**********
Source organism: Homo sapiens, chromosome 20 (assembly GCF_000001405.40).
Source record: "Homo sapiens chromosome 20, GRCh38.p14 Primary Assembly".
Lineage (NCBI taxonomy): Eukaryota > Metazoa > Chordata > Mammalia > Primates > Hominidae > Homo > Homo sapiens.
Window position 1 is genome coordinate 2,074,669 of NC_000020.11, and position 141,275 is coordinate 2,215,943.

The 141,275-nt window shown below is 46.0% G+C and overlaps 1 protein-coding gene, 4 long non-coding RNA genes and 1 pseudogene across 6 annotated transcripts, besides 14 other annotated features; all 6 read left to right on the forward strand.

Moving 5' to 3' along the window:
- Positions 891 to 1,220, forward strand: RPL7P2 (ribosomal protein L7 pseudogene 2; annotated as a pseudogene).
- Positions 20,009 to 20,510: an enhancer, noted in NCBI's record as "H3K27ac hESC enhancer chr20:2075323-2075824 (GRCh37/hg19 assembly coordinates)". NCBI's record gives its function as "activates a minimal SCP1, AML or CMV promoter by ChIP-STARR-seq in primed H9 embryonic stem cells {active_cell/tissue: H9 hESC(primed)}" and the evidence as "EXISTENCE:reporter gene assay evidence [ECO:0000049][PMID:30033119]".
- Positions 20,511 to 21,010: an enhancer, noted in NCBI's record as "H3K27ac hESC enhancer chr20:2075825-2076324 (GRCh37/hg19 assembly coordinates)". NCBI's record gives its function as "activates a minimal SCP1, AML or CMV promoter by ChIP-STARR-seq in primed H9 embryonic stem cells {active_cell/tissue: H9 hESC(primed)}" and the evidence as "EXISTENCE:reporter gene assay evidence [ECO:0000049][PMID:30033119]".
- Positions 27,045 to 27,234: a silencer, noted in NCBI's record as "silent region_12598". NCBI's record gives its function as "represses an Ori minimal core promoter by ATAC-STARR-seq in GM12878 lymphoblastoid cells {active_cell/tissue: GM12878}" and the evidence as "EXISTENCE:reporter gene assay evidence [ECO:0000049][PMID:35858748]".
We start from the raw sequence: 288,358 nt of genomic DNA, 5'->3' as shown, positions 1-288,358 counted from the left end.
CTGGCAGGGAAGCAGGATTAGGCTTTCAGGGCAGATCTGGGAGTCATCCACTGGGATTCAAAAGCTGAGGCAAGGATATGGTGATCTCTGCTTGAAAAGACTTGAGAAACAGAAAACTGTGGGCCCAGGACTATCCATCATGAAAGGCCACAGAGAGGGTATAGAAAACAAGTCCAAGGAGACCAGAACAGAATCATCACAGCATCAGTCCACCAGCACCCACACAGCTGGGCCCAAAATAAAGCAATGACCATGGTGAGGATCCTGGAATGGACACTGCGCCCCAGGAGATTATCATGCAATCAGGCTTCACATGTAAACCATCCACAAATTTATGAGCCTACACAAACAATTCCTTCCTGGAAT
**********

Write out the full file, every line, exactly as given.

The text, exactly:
Source organism: Homo sapiens, chromosome 20 (assembly GCF_000001405.40).
Source record: "Homo sapiens chromosome 20, GRCh38.p14 Primary Assembly".
Lineage (NCBI taxonomy): Eukaryota > Metazoa > Chordata > Mammalia > Primates > Hominidae > Homo > Homo sapiens.
Window position 1 is genome coordinate 2,074,669 of NC_000020.11, and position 141,275 is coordinate 2,215,943.

The 141,275-nt window shown below is 46.0% G+C and overlaps 1 protein-coding gene, 4 long non-coding RNA genes and 1 pseudogene across 6 annotated transcripts, besides 14 other annotated features; all 6 read left to right on the forward strand.

Moving 5' to 3' along the window:
- Positions 891 to 1,220, forward strand: RPL7P2 (ribosomal protein L7 pseudogene 2; annotated as a pseudogene).
- Positions 20,009 to 20,510: an enhancer, noted in NCBI's record as "H3K27ac hESC enhancer chr20:2075323-2075824 (GRCh37/hg19 assembly coordinates)". NCBI's record gives its function as "activates a minimal SCP1, AML or CMV promoter by ChIP-STARR-seq in primed H9 embryonic stem cells {active_cell/tissue: H9 hESC(primed)}" and the evidence as "EXISTENCE:reporter gene assay evidence [ECO:0000049][PMID:30033119]".
- Positions 20,511 to 21,010: an enhancer, noted in NCBI's record as "H3K27ac hESC enhancer chr20:2075825-2076324 (GRCh37/hg19 assembly coordinates)". NCBI's record gives its function as "activates a minimal SCP1, AML or CMV promoter by ChIP-STARR-seq in primed H9 embryonic stem cells {active_cell/tissue: H9 hESC(primed)}" and the evidence as "EXISTENCE:reporter gene assay evidence [ECO:0000049][PMID:30033119]".
- Positions 27,045 to 27,234: a silencer, noted in NCBI's record as "silent region_12598". NCBI's record gives its function as "represses an Ori minimal core promoter by ATAC-STARR-seq in GM12878 lymphoblastoid cells {active_cell/tissue: GM12878}" and the evidence as "EXISTENCE:reporter gene assay evidence [ECO:0000049][PMID:35858748]".
We start from the raw sequence: 288,358 nt of genomic DNA, 5'->3' as shown, positions 1-288,358 counted from the left end.
CTGGCAGGGAAGCAGGATTAGGCTTTCAGGGCAGATCTGGGAGTCATCCACTGGGATTCAAAAGCTGAGGCAAGGATATGGTGATCTCTGCTTGAAAAGACTTGAGAAACAGAAAACTGTGGGCCCAGGACTATCCATCATGAAAGGCCACAGAGAGGGTATAGAAAACAAGTCCAAGGAGACCAGAACAGAATCATCACAGCATCAGTCCACCAGCACCCACACAGCTGGGCCCAAAATAAAGCAATGACCATGGTGAGGATCCTGGAATGGACACTGCGCCCCAGGAGATTATCATGCAATCAGGCTTCACATGTAAACCATCCACAAATTTATGAGCCTACACAAACAATTCCTTCCTGGAAT